I know the name
of every mountain in these lands
lay my hands on granite rock
and sphagnum moss
spongy lungs of this rich peaty earth
terrain I cross
To walk the wind along the watershed
of Derwent and Eden,
lean into skies, buffeted like a tree
still standing, through a curtain of ice rain
almost to heaven’s edge
and back again
I hug the leeward of Bannerdale Crags
pretend to wend my way back home
yet not so,
for other paths I know
and one half of my wanderer’s heart
remains to roam
© 2022 experimentsinfiction.com. All Rights Reserved.
Written for earthweal
I was late for Brendan’s ‘Walk on the Wild Side‘ challenge this week, but I was certainly inspired by the prompt, so I’m sharing with Open Link Weekend #143.
Follow your heart, Ingrid.
Always and all ways x
so beautiful Ingrid. Each line so beautiful painting a picture of your beautiful wandering heart. Gorgeous imagery! ❣️
Thank you Cindy 🥰
This so perfectly describes your love of your beautiful homeland and your wanderer’s heart. 💙
Aww, thanks Merril! 😊
You’re welcome! 🙂
Such a gorgeous sense of place and connection in this poem. Really beautiful.
Thank you Lindi 🙏
This poem is a beautiful little journey of the land. Love it!
Thank you so much!
“There’s no place like home.” So glad you are enjoying being there, Ingrid! Thank you for another beautiful poem about your homeland. <3
So true, Cheryl, thank you! ❤️
Wonderful , Ingrid. So beautiful .💕
Thank you Grace 💖
My pleasure 💕
“to walk the wind”–you really capture the land here, and your place inside it. (K)
I do feel at home here, thank you Kerfe!
Is this the Lake Country? My daughters are longing to visit after reading all the Swallows and Amazons books.
The Lake District, yes – Swallows and Amazons was set in Coniston, a beautiful place just down the road!
Magic! No wonder you love it so much.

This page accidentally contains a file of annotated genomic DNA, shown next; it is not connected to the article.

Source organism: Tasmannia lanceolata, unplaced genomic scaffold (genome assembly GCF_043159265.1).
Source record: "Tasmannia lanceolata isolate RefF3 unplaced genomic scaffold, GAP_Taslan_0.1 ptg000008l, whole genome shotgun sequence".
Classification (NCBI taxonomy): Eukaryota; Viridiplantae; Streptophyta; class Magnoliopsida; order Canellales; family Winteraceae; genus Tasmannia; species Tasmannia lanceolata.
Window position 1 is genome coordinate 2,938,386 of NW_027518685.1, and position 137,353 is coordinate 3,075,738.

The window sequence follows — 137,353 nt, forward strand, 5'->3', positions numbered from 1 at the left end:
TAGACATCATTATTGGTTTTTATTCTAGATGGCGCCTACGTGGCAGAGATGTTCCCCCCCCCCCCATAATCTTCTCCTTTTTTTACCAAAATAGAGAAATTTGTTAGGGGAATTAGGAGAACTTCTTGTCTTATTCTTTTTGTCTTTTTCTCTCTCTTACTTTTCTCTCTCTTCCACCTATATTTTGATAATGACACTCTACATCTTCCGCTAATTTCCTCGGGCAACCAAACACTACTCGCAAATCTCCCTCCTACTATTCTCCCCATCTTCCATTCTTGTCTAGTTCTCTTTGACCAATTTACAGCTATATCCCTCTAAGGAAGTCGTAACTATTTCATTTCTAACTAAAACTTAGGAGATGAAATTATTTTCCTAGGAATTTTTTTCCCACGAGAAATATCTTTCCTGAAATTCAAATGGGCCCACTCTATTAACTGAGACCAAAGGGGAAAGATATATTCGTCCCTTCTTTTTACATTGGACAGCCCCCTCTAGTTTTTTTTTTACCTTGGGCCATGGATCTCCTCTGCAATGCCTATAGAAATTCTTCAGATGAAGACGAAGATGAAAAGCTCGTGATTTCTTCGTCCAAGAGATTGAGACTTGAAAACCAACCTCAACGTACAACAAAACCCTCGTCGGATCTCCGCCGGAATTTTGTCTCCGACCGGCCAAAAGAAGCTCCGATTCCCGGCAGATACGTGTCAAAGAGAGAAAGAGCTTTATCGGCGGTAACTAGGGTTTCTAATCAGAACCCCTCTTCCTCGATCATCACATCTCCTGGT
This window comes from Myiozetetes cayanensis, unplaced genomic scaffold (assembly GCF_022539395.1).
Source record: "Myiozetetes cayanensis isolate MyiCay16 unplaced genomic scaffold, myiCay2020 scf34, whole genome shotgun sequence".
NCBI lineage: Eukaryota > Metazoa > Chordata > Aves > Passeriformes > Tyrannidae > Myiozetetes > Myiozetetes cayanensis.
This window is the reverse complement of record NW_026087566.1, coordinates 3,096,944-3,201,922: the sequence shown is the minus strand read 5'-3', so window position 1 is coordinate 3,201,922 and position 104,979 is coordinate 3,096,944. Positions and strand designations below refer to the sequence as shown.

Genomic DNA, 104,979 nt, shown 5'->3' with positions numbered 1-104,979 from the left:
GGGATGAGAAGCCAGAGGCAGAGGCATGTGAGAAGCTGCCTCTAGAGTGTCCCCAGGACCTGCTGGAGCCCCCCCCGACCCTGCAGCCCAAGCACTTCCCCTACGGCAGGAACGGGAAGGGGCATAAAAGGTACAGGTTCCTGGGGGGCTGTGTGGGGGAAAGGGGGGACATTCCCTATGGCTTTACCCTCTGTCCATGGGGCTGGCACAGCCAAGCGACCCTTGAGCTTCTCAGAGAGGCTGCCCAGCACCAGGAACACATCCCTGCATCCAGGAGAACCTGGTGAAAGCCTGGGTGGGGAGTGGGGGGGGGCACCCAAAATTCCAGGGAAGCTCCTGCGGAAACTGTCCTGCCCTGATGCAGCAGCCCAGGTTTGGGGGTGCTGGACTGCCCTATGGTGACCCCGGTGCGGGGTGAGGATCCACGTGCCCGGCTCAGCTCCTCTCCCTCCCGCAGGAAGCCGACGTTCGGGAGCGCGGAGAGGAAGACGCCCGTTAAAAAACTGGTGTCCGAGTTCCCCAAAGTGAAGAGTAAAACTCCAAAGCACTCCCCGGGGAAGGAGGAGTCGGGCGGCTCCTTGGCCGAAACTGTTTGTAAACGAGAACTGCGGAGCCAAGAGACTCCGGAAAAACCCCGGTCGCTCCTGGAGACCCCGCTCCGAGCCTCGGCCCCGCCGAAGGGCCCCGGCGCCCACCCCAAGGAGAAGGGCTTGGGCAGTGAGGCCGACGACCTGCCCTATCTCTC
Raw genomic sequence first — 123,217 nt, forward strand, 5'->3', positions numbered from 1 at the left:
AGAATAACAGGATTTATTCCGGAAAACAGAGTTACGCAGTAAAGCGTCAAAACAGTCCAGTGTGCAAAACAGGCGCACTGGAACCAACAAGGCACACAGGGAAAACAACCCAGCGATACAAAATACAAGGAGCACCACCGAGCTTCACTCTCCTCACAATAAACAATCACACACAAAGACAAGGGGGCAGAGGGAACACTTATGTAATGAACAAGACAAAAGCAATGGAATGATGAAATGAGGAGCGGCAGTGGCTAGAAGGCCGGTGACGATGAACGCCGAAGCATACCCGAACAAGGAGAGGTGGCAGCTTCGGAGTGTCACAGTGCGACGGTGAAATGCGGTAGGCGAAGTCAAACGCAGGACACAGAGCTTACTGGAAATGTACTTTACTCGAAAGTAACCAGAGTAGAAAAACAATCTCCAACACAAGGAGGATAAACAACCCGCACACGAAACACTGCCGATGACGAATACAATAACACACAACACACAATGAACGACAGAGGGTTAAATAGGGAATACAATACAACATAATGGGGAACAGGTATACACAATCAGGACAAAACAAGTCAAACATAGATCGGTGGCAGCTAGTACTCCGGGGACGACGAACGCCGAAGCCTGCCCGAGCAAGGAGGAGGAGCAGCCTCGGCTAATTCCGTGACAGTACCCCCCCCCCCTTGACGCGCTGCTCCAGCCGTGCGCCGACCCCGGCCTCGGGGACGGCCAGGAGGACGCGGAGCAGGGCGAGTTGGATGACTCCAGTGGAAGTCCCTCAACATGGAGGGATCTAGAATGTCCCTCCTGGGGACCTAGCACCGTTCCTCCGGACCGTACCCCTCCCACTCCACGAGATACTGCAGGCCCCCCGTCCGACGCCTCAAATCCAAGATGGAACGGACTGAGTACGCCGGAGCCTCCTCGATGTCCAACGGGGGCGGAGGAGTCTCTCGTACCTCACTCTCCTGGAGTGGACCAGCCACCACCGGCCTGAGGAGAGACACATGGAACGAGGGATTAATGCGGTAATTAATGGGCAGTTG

A beautiful description of a traveling poet. 💖
Thank you Michele 💕
So beautiful, Ingrid!
Thanks Jeff 🙏
Most welcome, Ingrid. 🙏
It i lovely to live in a land one knows so well, and loves so much. A great blessing.
I know this, Sherry, and count my blessings every day: I know you do too.
What wonderful country to walk through. I agree with Sherry. To know the land so well is a beautiful thing.
I am very grateful to be back, thank you Suzanne!
Your return to your heart country inspires me to do something similar next year if I can find a way.
I loved what Thoreau said about the word “saunter” in his essay “Walking” — that to walk that way is to walk in Sainte Terre, the Holy Land, where one is home on holy Earth. Why stop roaming it? Why not learn it till one could walk it dreaming?
I can see no reason why not!
The heart wanders. Beautiful and well written ❤
Thank you Lamittan 🙏
Most welcome, Ingrid.
A piece that is evocative and connected to place.
Thank you Paul!
As one poet of place to another — this is beautifully done and so hearfely.
(I tried to leave a comment yesterday, but the gods of wordpress were against me…)
Blast those WordPress gods 😅
I tried to type ‘heartfelt”! Am totally sleep deprived and finger fumbling 🙂
What a glorious place to walk, Ingrid. How could anyone’s feet not wish to wander all the paths they can find through such a landscape of infinite beauty, history and grace.Thanks for bringing us there.
It is my pleasure, Hedgewitch, thank you!
Your words make me long to go our hiking.
Sending these lines back to you in appreciation.
“To walk the wind along the watershed”
“lean into skies, buffeted like a tree
still standing, through a curtain of ice rain”
You would love Oregon.
Thank you so much, Ali. I used to have a postcard on my wall ‘Moon over Mt. Hood, First Snow, Oregon’ – Perhaps one day I will visit!
What a stunning, sprawling image so alive with color! Your poetic interpretation and experience combine to create a lovely moment. <3
Thank you Jaya 😊
Love that connection with that landscape that comes through the poem and the idea of moss being the spongy lungs of the earth…
It does have that feel underfoot! Thanks Rajani